Sawfish and Ship
Bestiary, in Latin. England, probably Lincoln, before 1187
Purchased by Pierpont Morgan, 1902; MS M.81, fol. 69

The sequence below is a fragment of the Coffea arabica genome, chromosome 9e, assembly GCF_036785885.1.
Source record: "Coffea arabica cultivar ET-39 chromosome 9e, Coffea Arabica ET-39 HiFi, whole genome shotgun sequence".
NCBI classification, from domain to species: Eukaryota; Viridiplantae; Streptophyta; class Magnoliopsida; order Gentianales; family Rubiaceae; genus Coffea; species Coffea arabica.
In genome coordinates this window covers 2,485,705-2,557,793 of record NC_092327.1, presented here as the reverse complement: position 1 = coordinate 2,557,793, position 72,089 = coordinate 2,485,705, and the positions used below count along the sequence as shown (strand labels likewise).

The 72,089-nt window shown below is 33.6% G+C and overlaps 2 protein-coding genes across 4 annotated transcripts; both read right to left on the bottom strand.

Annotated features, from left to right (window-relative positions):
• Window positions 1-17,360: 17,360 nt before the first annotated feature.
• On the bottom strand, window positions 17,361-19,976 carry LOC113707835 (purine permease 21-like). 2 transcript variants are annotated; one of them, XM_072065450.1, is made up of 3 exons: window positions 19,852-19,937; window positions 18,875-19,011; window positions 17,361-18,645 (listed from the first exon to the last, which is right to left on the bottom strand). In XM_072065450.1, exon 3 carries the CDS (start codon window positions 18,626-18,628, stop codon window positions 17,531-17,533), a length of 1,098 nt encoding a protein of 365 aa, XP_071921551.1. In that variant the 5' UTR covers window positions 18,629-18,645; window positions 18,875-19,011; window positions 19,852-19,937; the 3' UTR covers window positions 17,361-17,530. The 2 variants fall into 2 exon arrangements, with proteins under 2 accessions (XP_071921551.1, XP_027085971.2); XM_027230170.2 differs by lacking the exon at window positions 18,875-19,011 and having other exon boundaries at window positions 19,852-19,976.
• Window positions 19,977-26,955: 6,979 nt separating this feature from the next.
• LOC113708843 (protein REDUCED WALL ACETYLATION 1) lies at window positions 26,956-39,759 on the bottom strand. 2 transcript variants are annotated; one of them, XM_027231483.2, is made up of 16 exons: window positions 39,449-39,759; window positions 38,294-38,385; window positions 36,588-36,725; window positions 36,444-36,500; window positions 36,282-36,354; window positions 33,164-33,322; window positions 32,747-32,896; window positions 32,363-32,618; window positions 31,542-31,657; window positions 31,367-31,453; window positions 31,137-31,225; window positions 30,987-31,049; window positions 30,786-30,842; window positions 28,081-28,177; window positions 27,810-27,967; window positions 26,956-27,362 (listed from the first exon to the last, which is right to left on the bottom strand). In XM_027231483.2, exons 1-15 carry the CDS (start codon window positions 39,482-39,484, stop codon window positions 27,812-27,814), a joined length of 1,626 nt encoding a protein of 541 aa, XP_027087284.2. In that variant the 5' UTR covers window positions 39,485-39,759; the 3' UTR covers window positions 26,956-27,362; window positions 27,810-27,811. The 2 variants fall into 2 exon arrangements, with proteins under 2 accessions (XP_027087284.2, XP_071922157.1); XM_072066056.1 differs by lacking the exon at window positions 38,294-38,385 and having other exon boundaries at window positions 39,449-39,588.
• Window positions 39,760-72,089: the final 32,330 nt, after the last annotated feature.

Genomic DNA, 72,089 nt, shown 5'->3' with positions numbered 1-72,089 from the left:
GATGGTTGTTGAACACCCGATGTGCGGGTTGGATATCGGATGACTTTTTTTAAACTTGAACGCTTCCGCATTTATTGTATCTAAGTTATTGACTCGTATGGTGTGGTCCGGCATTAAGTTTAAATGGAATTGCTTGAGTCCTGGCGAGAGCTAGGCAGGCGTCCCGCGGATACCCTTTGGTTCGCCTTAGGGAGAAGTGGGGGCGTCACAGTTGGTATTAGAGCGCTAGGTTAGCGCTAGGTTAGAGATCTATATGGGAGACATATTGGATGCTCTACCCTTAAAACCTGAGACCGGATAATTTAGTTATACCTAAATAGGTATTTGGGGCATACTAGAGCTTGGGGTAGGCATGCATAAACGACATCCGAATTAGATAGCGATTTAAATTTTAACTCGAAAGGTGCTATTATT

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The medieval Book of Beasts, a pseudoscientific treatise interspersed with moralizations on animals' habits, was adapted from the Physiologus, a Greek text that had been translated into Latin by the fifth century. Illustrated versions with line drawings appeared in large numbers by the twelfth century, but the Morgan copy is one of the first with fully painted pictures. Here a sawfish (called serra in Latin), having seen a sailboat, starts to outfly it but cannot keep up the effort. The boat symbolizes the righteous, who are firm in their faith; the sawfish, those who cannot keep up good works. The moral: You don't get anywhere by starting, but by pressing on.
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